BWCA/renting a SOLO

I plan on doing a solo trip this Spring. Here is my problem. All of the oufitters that I have researched offer only two option. A Wenonah Prism(I think too small for me;6’5",230) or a Souris River Q16 tandem paddled from the bow seat(solos should be from the center,especially in wind…), I’m surprised that nobody offers more true wilderness solo option,i.e., Swift Shearwater. Given the limited options and my size what would you go for; the Prism or the Q16 tandem paddled from the bow.

They list six other solo canoes for rent along with the prism for a total of seven.

Now I’m sure you wouldn’t consider some of them, (as I wouldn’t either) but there is a selection.

though i’m too damn fat at 5ft 11in and 270 lbs, i have found my prism to be quite capable for the type of trip you’re planning. my last bwca trip was a 10 day solo covering a bit over 100 miles last september. the weather was iffy with lots of wind and rain, but the prism was quite seaworthy loaded with my gear and me. the boat is well suited to you at the weight you’re carrying. -harry

Prism/Bucket seat
Thanks for your input. Is it possible to kneel in the Prism with your legs on the sides of the bucket seat? Is paddling the 16’ tandem from the bow seat really an option or would I be setting my self up for trouble on a windy lake or other trying situation?


– Last Updated: Apr-04-08 10:39 PM EST –

the prism really isn't a kneeling boat. the tractor seat combined with the foot brace however gives you an almost kayak cockpit fit with your knees against the sides of the boat. there is plenty of adjustment in the footbrace. never have felt like i was top heavy even in 1-2ft waves. having paddled a tandem from the bow seat, i'd sure have to say that paddling from the center of the boat is a lot more efficient for me though paddling from the bow seat will work if the load is distributed to keep the bow/stern from being blown around by the wind.

on my trips, i pack light to allow for double portaging--one trip over with a daypack and boat, then a trip across with one large portage pack and the paddles.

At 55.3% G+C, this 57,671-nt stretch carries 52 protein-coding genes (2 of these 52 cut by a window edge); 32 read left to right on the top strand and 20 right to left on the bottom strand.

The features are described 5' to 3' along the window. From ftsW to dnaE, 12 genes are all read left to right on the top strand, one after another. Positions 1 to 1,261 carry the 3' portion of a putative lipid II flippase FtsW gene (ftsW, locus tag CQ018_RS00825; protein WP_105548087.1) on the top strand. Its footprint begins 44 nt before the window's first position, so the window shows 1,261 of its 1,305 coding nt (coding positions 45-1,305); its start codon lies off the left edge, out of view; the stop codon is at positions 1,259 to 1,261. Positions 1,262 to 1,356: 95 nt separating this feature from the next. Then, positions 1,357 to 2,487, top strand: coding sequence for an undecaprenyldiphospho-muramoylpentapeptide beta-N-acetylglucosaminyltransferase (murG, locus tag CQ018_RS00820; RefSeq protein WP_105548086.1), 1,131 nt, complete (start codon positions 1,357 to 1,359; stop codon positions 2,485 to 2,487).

for pics from my sept-oct 07 trip: a couple of pics of the boat with my gear inside. the prism at 16ft 6in isn't really that small of a boat. i'd for sure rather have a solo than a tandem for the trip you're talking about, especially in a storm.

good luck. -harry

BW solo
I think you will find sitting while paddling in a sliding bucket seat in a fast canoe as the best way to cover a 100 miles in the BWCA. You will find the slider invaluable in helping to trim the boat in windy conditions. The only time I kneel in this flatwater tripping country is when the waves get to be more than 20". And more likely than not it’s time to start thinking about getting off the water when conditions get to that. So I encourage you to try the prism over the tandem S.R.(better have a couple weeks to cover 100 miles in that). And if you don’t mind a slightly more tender canoe, you and your gear will fly the fastest in a Wenonah Voyager. That said if you must kneel, another fine solo for your size is the Bell Magic. This has a fixed bench seat that slants forward and the front of the seat is mounted just over 6" high. So this seat would be fine for kneeling provided you can comfortably get your feet clad with trail boots underneath a 6" high seat. Lets see 6’ 5" must mean about #13’s??

rethinking the Prism
I’m starting to rethink the Prism vs. the Q16 paddled from the bow. As long as I’m not too tall/heavy for the Prism it seem to be my best option.

No Problemo
I soloed my Bell Magic (shorter and narrower than a Prism) with my gear and I weigh 285#s. You should have no problem at your size and weight.


The Prism
The Prism would be by far the better choice of those two.

(from Wenonah’s models) the Encounter or Voyager might be better choices, but you will do great in the prism.

I am heavier than you and packing light, have done week long solo trips in a Sawyer Shockwave which is less suited to tripping than a Prism (which I have paddled a number of times and would feel good about tripping in).

I have a Voyager as well which is an excellent solo for the type of trip your planning, but is also requires a little more skill than a Prism.

SR Q16 solo

– Last Updated: Apr-09-08 8:40 AM EST –

First off one of my buddies is the same height as you and weighs a bit more. His canoe is a wenonah Prism and he loves it. The Prism is plenty of boat for you in the BWCA.

I wonder about the SR Q16 tandem you refer to. Did the outfitter tell you it was a tandem that you'd paddle reverse from the bow? I ask because there is a SR Q 16 solo, and most of the BWCA outfitters carry them. It is (until this past year) the Q16 tandem's hull, but is outfitted at the factory as a solo. I believe the most recently produced Q16 Solos have slight hull modifications to make them more solo-like.

Personally I find the Q16 Solo slow and inefficient. However, inexperienced soloists and those whose focus is fishing love them for their stability. Many will use a double blade paddle in them.

There may be one or two BWCA outfitters that carry another solo, primarily the Bell Magic, but not many. The standard solo canoes for BWCA outfitters are the SR Q16 Solo and the wenonah Prism. Either will work for you. You decide if you want extra stability (SR) or the true solo with better efficiency (wenonah).

Magic verse Prism

prism has a 6" length advantage and a 1" width advantage over magic, but it’s finer lines pretty much obviate the measurements.

Magic will float more weight than Prism.

If you’ve gotta kneel, [and I mostly do], maybe Piragis will rent a WildFire or Yellowstone.